Farmers could solve their labor costs and our area housing shortages by doing what others have done all over the state. They could sell their land to developers resulting in more homes and fewer farms and farm labor jobs, but who wants that?

Andy Caldwell is the executive director of COLAB and host of The Andy Caldwell Radio Show, weekdays from 3-5 p.m. on News-Press Radio AM 1290.


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Stop with the, “Oh, the poor farmers” schtick. The overwhelming majority of farmers I know on the Central Coast are very well off. I also know that most of them are staunch anti-immigration, yet almost their entire workforce are immigrants, and many of them undocumented.

And you lost me at “Bidenomics”. The middle class has continued to shrink since Reagan and his “trickle-down economics” slashed income tax for high earners and corporations with the blatantly naive (or knowingly fraudulent) claim that they would pass on those savings instead of doing what they always do: hoard wealth and make money for their shareholders.

Every Republican President since Reagan has drastically increased the national debt. The lie is getting old and tired.

Everyone and everything is exploited in this country. Get used to it.

Weird, I know many local; Non Industrial farmers ofany varieties doing well here, and producing clean organic food at competitive prices to the absolute carcinogenic crap Big Ag makes; which corporations own, run, and exploit the land and labor. But what do facts or truth matter in this current America where it’s ok for politicians to lie through their teeth so much they face over 50 federal lawsuits and eat up the courts time because they refuse to own their lies? Some people just LOVE to stir the pot and cause divide. Maybe Our writer here doesn’t care about healthy food by the looks of his photo, no judgement, just pointing out an observable fat-c.

And that’s just another reason our family is taking our farm to a different state. My kids don’t deserve this nor is our hard work ethic appreciated anymore. This isn’t my great-grandfathers state anymore and it won’t be mine. Keep up the fight!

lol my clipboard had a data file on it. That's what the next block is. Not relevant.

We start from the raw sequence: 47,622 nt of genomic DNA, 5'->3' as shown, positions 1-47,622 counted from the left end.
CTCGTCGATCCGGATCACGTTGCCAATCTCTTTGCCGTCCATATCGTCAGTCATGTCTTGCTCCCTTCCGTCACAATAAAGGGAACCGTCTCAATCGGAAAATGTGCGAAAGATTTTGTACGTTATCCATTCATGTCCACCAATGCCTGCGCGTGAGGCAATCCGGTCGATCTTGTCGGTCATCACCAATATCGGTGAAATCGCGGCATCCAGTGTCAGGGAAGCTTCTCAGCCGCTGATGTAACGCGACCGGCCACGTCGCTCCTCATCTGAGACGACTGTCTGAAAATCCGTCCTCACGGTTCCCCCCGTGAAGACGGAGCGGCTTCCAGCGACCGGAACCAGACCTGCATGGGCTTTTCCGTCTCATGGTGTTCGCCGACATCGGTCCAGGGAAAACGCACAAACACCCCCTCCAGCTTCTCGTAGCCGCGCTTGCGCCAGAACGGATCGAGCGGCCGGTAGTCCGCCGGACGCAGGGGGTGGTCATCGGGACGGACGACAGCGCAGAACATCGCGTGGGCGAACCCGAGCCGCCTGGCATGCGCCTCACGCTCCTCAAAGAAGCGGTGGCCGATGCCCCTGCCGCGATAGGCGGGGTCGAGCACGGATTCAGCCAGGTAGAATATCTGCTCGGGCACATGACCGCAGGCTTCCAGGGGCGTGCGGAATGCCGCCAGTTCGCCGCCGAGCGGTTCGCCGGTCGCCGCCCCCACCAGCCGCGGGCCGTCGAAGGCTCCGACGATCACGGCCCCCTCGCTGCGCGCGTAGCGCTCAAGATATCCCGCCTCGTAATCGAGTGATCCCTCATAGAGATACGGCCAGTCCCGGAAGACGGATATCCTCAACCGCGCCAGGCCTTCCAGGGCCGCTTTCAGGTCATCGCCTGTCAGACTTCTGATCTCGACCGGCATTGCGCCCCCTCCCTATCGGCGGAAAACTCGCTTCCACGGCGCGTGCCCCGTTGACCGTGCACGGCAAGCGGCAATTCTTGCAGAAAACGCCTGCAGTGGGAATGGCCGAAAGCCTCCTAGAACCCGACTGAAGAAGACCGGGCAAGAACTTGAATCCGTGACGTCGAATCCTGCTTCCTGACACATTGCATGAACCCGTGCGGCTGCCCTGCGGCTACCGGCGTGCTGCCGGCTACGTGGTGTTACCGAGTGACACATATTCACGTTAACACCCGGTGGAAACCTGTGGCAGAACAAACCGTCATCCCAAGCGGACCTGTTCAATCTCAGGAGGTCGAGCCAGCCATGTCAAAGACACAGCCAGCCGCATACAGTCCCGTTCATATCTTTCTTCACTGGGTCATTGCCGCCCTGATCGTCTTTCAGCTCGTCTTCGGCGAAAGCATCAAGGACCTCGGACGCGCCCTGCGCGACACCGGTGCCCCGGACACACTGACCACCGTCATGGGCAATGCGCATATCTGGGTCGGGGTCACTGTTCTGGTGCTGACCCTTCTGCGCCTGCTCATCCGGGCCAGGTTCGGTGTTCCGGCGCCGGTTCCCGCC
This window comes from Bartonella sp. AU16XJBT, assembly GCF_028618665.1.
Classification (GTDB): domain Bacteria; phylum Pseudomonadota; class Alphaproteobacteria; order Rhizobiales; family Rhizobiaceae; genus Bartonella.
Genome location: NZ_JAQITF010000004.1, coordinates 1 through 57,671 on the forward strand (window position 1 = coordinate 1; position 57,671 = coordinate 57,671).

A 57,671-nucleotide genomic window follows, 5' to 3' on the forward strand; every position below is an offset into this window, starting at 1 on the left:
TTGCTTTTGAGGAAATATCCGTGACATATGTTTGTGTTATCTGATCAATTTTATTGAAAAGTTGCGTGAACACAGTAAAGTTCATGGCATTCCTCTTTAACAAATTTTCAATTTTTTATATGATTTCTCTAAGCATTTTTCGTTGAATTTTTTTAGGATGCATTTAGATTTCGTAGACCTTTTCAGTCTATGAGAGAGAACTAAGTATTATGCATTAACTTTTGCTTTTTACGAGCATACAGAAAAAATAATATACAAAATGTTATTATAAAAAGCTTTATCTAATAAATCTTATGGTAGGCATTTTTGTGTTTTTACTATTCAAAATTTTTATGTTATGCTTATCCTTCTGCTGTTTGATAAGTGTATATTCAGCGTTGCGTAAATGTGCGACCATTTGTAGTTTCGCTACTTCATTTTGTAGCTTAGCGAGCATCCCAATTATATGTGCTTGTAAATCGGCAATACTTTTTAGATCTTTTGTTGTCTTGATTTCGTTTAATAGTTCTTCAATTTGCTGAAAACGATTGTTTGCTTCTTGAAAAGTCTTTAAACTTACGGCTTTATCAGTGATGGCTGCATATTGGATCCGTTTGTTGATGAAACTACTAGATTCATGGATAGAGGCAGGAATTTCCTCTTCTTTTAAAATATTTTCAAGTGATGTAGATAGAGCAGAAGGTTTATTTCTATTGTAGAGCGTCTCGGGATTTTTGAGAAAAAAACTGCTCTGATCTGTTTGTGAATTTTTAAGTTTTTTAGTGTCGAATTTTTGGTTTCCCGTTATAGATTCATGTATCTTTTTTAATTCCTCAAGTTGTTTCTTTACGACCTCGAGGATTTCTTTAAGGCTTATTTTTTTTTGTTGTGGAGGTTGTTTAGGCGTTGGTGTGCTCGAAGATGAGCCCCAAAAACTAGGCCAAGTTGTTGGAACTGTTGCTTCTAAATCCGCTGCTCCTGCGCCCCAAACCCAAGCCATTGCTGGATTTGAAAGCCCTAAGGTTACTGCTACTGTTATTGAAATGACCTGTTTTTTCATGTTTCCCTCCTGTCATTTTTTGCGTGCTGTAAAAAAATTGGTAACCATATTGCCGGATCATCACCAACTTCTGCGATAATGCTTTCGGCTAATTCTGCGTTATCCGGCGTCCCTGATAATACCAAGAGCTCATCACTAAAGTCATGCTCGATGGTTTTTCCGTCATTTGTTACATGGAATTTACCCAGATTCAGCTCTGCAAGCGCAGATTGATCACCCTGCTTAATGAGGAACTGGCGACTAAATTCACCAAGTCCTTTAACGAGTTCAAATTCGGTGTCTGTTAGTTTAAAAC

I’m truly sorry to hear that. Welcome to the new California. Best wishes.

You forgot to mention that government agencies are trying to take the farmers’ water. Look at the Cambria Community Service District and how they are trying to use eminent domain to take water from the farmers and school district.

It’s all about screwing over the common working man. There is no confusion or debate.

My heart bleeds for those farmers. In 2022 they shattered all records by bringing in nearly $2 billion in revenue in Santa Barbara County, a 5% increase over 2021 and though 2023 figures are not in, I suspect they were well over $2 billion in revenue. Don’t let Andy fool you, they are making plenty of profits and can afford to pay their workers a fair wage.

Sad to say but that is same problem with money. You have to spend it for pleasure or hoard it in a thicker mattress. Even with free fertile land and paid for equipment, farming within the costal influence is doomed. The cost of energy, people with energy and the legal expenses make hard work unaffordable, especially if you need a house too. For those who have, will continue have but the next generation, thanks to prop 19, will have to sell due to the new assessments for multi properties. Yes, as a result of prop 19 promoted by the California Board of Realtors, the buying and selling industry. How dare there be generational wealth, ever heard that before?